LGBTQ Center of Long Beach hosts candlelit walk and vigil for World AIDS Day


Kristen Naeem | Signal Tribune

The memorial created at Bluff Park on Monday, Dec. 2 in honor of those who have died due to HIV/AIDS.

The LGBTQ Center of Long Beach held a candlelit walk and vigil on Monday, Dec. 2 in honor of World AIDS Day, which took place on Sunday, Dec. 1. The event is meant to honor and memorialize those who have died due to HIV/AIDS.

Those participating in the vigil gathered at the LGBTQ Center and walked down Junipero Avenue holding candles, stopping at Bluff Park in downtown.

Aside from candles, attendees also carried framed pictures of red ribbons with the names and ages of individuals who died as a result of health complications caused by HIV/AIDS. Many of those walking had red ribbons pinned to their clothing as well.

Once at Bluff Park, the framed names were set down in front of cardboard cut outs of red ribbons and candles were lit in front of them. A semi- circle was formed around the memorial and people took turns saying the names of loved ones who died as a result of HIV/AIDS. A moment of silence for those who died was observed followed by extinguishing the candles.

Members of the nonprofit group, The Sisters of Perpetual Indulgence, also participated in the event. The Sisters of Perpetual Indulgence consists of queer and transgender individuals who work together to perform community outreach and advocate for marginalized people.

“What we do, basically, is raise money for the community,” Sister Burna Cross of The Sisters of Perpetual Indulgence told the Signal Tribune. “So everything that comes in, 100% of the money goes right back out. And we make sure we bring joy to everybody that we touch base with.”

Cross has participated in the LGBTQ Center of Long Beach’s annual World AIDS Day vigil for the past eight years and told the Signal Tribune that the event has grown in size over the years.

The Sisters of Perpetual Indulgence models itself after groups of Catholic nuns who perform charity work for their communities. The members use the title of “Sister” before their names and sometimes attend events in colorful nun-inspired costumes. One member of the nonprofit who came in full costume to the World AIDS Day Vigil on Dec. 2 was Sister Caryn Soul who, along with a decorative veiled headpiece and dress, also painted glittery red ribbons on her face.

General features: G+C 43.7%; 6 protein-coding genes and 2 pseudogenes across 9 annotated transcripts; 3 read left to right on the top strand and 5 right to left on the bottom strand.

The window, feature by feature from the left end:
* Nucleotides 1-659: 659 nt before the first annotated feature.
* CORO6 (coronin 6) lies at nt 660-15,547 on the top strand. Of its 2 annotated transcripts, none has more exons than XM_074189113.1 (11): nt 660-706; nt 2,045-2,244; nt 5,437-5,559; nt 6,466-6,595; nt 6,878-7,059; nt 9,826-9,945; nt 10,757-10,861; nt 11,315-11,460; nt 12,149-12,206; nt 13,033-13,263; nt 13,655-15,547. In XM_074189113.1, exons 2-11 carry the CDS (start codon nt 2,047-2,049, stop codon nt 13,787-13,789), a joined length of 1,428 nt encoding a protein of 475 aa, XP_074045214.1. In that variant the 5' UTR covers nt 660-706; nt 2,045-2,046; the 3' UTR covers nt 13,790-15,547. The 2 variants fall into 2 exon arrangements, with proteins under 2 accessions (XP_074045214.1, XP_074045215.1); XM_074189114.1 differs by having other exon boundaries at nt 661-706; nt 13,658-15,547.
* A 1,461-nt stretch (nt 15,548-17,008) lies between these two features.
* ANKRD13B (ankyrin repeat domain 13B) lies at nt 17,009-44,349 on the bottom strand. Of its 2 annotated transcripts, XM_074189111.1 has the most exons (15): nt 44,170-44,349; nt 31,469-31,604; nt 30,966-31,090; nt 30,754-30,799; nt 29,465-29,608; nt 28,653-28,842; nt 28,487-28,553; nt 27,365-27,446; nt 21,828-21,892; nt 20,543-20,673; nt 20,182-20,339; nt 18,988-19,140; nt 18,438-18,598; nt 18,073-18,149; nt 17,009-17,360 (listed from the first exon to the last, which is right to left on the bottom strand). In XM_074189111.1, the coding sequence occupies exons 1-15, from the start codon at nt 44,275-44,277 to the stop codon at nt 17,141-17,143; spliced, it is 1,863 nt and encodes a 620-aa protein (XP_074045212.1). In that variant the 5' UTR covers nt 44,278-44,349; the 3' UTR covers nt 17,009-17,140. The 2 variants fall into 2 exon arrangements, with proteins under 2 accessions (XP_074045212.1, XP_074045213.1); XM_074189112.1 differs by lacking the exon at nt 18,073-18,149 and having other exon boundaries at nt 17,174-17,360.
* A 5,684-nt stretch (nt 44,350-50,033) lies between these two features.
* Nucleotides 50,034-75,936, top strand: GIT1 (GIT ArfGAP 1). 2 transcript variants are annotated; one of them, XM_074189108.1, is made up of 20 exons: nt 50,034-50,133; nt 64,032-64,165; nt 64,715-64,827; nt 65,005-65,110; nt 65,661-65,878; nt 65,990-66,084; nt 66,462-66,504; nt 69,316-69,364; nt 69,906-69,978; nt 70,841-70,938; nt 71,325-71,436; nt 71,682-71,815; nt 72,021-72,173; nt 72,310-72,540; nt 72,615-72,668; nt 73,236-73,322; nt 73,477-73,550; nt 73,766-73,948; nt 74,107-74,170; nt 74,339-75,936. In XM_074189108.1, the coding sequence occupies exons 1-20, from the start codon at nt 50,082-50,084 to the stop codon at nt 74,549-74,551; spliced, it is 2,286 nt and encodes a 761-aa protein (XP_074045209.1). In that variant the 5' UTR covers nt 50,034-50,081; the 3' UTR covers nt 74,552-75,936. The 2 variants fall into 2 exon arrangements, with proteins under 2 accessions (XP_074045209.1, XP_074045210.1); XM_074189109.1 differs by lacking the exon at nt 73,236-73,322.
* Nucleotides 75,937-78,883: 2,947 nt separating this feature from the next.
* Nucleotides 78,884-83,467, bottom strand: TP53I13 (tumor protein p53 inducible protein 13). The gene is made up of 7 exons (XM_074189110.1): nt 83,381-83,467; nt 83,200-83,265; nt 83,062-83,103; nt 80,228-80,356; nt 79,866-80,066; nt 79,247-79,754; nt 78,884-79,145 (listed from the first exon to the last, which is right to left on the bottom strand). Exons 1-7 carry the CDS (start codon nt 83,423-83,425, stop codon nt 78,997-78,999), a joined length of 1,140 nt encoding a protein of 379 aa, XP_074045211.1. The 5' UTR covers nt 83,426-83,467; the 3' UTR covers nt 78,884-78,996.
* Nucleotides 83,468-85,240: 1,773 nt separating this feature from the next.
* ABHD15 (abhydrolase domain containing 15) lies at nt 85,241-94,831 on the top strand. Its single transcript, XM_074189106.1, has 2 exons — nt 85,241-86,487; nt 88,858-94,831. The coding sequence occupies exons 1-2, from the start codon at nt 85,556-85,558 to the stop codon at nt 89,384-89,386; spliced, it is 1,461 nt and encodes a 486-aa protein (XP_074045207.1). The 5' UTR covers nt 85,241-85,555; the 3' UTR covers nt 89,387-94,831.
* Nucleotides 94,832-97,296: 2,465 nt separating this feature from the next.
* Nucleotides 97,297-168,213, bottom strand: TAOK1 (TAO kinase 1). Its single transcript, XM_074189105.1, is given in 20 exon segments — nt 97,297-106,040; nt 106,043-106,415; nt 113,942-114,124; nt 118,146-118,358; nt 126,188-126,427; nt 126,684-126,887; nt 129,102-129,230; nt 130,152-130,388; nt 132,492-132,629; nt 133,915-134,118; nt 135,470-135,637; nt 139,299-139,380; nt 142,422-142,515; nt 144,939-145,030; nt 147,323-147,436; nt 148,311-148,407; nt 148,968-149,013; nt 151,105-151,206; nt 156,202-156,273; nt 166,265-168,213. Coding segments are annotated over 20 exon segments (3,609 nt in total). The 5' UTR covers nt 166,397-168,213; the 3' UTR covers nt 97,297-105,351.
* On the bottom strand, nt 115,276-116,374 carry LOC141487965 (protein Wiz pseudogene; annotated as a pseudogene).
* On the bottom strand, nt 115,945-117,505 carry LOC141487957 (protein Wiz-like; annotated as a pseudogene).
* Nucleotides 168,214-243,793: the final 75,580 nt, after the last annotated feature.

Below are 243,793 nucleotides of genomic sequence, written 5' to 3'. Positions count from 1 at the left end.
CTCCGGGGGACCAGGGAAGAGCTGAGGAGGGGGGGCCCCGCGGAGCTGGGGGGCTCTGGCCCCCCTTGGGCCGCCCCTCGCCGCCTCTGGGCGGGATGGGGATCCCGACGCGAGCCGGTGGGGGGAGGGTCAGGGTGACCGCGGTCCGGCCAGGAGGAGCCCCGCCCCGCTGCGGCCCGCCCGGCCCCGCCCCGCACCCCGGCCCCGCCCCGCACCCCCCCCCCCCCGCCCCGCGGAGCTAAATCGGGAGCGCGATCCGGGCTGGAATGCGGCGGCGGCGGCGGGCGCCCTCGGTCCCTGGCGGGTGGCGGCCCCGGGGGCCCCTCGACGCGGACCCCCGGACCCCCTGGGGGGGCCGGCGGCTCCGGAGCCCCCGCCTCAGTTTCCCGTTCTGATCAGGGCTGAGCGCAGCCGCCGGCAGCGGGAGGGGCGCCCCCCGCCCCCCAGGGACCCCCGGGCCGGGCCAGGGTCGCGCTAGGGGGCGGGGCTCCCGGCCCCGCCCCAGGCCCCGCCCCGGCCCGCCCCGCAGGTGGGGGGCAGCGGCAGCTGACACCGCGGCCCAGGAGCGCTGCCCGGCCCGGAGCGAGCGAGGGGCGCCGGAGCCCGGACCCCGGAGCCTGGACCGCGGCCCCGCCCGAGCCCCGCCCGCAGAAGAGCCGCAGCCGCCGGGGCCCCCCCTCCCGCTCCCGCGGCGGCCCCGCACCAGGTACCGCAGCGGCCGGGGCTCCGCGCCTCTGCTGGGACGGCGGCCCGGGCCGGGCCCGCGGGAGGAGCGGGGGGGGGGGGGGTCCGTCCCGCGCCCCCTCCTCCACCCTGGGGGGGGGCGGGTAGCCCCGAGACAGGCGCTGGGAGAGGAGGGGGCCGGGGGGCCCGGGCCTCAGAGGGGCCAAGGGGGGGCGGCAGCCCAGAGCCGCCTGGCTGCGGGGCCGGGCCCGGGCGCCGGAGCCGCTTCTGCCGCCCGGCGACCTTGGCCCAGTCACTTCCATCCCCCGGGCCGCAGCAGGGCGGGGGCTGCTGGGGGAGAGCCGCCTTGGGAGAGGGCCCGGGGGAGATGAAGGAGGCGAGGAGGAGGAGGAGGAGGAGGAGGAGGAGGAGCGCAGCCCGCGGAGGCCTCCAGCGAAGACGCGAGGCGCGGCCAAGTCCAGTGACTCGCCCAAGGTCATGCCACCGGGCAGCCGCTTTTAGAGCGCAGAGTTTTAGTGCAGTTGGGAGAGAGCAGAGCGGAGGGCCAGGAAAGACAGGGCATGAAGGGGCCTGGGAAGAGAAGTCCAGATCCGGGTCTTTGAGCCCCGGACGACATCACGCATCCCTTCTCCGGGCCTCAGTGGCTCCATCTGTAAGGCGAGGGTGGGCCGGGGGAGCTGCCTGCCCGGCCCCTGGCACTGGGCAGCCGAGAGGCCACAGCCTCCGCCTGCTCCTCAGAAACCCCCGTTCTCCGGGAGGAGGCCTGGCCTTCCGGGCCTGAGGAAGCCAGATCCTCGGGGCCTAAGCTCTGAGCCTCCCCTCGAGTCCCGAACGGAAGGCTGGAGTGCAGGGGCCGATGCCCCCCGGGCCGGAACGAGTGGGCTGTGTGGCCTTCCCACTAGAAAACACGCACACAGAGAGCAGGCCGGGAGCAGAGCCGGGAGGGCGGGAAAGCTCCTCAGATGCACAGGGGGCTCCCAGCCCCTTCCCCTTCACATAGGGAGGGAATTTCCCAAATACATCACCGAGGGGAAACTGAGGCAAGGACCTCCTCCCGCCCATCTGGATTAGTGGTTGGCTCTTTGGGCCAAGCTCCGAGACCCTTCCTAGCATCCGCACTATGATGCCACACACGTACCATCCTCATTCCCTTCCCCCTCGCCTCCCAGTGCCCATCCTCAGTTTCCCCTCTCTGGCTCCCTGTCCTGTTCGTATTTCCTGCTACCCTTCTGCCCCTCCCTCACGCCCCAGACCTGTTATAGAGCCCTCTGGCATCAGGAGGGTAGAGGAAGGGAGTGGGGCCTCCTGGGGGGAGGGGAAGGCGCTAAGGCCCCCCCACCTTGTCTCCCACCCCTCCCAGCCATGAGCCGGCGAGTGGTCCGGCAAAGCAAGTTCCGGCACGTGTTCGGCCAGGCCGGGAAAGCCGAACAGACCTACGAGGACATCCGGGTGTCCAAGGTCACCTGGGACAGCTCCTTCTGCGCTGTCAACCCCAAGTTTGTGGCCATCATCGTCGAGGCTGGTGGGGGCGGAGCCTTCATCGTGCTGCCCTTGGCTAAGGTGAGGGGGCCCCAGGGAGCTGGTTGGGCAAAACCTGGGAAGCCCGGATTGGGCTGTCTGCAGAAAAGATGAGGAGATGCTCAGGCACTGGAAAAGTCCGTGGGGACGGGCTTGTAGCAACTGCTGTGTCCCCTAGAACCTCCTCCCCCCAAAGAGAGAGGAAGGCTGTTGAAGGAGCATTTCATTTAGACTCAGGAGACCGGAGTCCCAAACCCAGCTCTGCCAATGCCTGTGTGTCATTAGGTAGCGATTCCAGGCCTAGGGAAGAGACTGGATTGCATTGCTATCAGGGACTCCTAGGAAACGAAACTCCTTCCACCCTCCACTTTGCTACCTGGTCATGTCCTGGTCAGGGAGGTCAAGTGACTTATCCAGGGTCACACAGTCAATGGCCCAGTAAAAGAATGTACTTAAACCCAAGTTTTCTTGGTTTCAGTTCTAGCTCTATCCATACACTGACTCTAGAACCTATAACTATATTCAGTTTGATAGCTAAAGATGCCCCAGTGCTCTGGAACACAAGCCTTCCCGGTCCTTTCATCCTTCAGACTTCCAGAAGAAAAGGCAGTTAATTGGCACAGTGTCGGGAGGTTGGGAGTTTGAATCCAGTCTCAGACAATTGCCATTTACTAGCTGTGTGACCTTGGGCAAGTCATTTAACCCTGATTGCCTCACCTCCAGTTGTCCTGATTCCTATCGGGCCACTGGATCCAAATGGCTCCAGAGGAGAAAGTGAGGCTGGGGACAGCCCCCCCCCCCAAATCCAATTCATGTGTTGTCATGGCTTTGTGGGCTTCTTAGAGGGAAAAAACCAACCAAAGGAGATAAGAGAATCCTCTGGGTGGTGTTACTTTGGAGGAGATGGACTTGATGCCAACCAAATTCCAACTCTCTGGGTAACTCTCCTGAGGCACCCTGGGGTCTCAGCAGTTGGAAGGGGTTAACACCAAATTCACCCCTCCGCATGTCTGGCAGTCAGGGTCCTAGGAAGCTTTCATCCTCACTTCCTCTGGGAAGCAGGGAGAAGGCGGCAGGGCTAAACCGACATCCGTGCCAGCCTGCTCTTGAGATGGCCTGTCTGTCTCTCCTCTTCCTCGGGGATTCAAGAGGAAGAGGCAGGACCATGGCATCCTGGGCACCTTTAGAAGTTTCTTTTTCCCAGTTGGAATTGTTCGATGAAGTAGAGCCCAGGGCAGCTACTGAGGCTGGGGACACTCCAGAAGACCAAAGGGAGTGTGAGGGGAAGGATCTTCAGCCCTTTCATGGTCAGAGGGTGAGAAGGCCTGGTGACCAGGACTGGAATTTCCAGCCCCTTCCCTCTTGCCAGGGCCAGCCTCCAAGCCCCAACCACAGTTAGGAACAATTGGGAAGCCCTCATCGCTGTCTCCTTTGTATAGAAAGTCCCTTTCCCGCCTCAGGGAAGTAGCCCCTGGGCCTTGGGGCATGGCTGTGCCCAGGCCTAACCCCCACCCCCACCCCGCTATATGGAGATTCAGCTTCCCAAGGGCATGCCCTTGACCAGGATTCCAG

“It can be nerve wracking and maddening,” Sister Caryn Soul said in regards to the stigma individuals who are HIV/AIDS positive often face. “But again it just shows that we need to have more education out there [on] the real [causes of] it, like sexual contact and blood. Kissing and toilets do not give it to you. Just remember to be nice, because you never know what someone is dealing with.”

Despite the loss of life caused by the disease, Soul noted that progress is still steadily being made in combating HIV/AIDS, such as the creation of PrEP, which stands for pre-exposure prophylaxis, a medication that can prevent HIV/AIDS.

“I always feel like we’re moving forward, it may not be grandiose, but there’s always some kind of movement,” Soul told the Signal Tribune. “[…] We’ve made lots of advancements in these past few years. We’re coming out with PrEP, which reduces your chance of contracting HIV/AIDS. We have undetectable people [whose] viral load is so low that they can’t transmit it either. So there’s been a lot of advancements.”